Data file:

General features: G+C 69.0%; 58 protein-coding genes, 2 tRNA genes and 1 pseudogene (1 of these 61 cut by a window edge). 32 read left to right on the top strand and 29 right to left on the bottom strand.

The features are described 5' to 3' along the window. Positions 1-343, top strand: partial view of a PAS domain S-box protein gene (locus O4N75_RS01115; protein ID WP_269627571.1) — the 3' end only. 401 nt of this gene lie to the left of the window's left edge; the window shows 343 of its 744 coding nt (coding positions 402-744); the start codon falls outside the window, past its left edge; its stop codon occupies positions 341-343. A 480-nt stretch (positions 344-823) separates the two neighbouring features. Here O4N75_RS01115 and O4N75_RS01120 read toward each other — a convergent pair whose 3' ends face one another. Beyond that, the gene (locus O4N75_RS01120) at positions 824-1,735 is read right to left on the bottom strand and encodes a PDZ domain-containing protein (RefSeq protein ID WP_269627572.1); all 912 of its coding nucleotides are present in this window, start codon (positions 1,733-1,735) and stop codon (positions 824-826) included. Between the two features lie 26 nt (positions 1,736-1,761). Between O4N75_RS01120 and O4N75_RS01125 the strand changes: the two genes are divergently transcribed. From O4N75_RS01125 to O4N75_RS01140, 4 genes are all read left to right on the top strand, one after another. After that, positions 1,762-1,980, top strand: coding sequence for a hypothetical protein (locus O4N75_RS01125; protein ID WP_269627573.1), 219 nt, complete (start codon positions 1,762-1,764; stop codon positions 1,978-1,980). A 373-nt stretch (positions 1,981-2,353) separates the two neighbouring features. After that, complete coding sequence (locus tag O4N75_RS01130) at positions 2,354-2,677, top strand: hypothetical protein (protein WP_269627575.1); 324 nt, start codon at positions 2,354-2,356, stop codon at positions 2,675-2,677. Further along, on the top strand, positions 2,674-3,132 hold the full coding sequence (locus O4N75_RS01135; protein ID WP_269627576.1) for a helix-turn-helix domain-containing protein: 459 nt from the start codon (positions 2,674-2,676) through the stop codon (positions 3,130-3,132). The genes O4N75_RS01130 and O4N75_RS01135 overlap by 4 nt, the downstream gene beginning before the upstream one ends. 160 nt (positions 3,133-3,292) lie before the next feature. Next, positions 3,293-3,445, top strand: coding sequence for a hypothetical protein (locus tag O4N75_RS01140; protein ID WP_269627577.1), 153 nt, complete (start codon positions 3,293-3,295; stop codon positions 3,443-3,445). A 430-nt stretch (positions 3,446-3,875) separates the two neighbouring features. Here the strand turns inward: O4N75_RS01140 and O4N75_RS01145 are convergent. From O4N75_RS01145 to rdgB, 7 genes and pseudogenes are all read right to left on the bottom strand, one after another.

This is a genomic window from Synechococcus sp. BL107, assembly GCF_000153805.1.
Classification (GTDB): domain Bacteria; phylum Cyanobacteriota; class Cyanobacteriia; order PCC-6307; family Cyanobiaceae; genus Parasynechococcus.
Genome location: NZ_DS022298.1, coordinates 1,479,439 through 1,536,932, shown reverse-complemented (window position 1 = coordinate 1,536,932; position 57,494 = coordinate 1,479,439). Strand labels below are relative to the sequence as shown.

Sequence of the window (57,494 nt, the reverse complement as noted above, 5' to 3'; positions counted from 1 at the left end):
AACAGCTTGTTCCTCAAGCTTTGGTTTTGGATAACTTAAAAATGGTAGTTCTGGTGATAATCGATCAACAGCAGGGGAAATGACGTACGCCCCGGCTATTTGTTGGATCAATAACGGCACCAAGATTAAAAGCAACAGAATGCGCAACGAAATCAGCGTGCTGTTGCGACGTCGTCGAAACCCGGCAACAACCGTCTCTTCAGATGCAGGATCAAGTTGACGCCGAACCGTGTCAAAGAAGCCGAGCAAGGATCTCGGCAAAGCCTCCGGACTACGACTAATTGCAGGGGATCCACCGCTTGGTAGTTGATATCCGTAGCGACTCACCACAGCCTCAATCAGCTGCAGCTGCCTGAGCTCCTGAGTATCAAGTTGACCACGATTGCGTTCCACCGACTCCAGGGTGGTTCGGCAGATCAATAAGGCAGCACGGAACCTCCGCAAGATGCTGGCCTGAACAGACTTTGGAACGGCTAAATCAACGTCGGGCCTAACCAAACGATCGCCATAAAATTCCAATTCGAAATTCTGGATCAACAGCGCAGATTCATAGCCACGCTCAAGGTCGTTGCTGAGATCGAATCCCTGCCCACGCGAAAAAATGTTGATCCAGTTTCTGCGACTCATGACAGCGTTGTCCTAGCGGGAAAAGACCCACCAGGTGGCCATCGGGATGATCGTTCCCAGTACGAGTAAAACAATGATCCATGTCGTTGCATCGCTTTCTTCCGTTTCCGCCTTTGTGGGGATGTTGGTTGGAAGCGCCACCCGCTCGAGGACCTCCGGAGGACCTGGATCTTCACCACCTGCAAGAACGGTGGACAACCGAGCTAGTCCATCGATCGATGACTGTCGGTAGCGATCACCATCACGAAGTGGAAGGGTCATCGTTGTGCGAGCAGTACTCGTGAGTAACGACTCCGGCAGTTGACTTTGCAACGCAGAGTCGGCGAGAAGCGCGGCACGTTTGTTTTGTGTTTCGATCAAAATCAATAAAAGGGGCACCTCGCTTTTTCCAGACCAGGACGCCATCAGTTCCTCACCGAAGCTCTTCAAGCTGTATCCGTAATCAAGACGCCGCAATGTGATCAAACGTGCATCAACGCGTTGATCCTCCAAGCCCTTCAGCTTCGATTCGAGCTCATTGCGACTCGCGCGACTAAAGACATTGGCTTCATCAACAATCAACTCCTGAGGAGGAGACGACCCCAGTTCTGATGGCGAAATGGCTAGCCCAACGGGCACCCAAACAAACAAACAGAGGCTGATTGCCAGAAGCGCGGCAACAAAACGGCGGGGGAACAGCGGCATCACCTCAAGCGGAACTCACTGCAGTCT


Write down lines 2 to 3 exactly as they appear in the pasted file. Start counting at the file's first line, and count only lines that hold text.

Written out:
The features are described 5' to 3' along the window. Positions 1-343, top strand: partial view of a PAS domain S-box protein gene (locus O4N75_RS01115; protein ID WP_269627571.1) — the 3' end only. 401 nt of this gene lie to the left of the window's left edge; the window shows 343 of its 744 coding nt (coding positions 402-744); the start codon falls outside the window, past its left edge; its stop codon occupies positions 341-343. A 480-nt stretch (positions 344-823) separates the two neighbouring features. Here O4N75_RS01115 and O4N75_RS01120 read toward each other — a convergent pair whose 3' ends face one another. Beyond that, the gene (locus O4N75_RS01120) at positions 824-1,735 is read right to left on the bottom strand and encodes a PDZ domain-containing protein (RefSeq protein ID WP_269627572.1); all 912 of its coding nucleotides are present in this window, start codon (positions 1,733-1,735) and stop codon (positions 824-826) included. Between the two features lie 26 nt (positions 1,736-1,761). Between O4N75_RS01120 and O4N75_RS01125 the strand changes: the two genes are divergently transcribed. From O4N75_RS01125 to O4N75_RS01140, 4 genes are all read left to right on the top strand, one after another. After that, positions 1,762-1,980, top strand: coding sequence for a hypothetical protein (locus O4N75_RS01125; protein ID WP_269627573.1), 219 nt, complete (start codon positions 1,762-1,764; stop codon positions 1,978-1,980). A 373-nt stretch (positions 1,981-2,353) separates the two neighbouring features. After that, complete coding sequence (locus tag O4N75_RS01130) at positions 2,354-2,677, top strand: hypothetical protein (protein WP_269627575.1); 324 nt, start codon at positions 2,354-2,356, stop codon at positions 2,675-2,677. Further along, on the top strand, positions 2,674-3,132 hold the full coding sequence (locus O4N75_RS01135; protein ID WP_269627576.1) for a helix-turn-helix domain-containing protein: 459 nt from the start codon (positions 2,674-2,676) through the stop codon (positions 3,130-3,132). The genes O4N75_RS01130 and O4N75_RS01135 overlap by 4 nt, the downstream gene beginning before the upstream one ends. 160 nt (positions 3,133-3,292) lie before the next feature. Next, positions 3,293-3,445, top strand: coding sequence for a hypothetical protein (locus tag O4N75_RS01140; protein ID WP_269627577.1), 153 nt, complete (start codon positions 3,293-3,295; stop codon positions 3,443-3,445). A 430-nt stretch (positions 3,446-3,875) separates the two neighbouring features. Here the strand turns inward: O4N75_RS01140 and O4N75_RS01145 are convergent. From O4N75_RS01145 to rdgB, 7 genes and pseudogenes are all read right to left on the bottom strand, one after another.

This is a genomic window from Synechococcus sp. BL107, assembly GCF_000153805.1.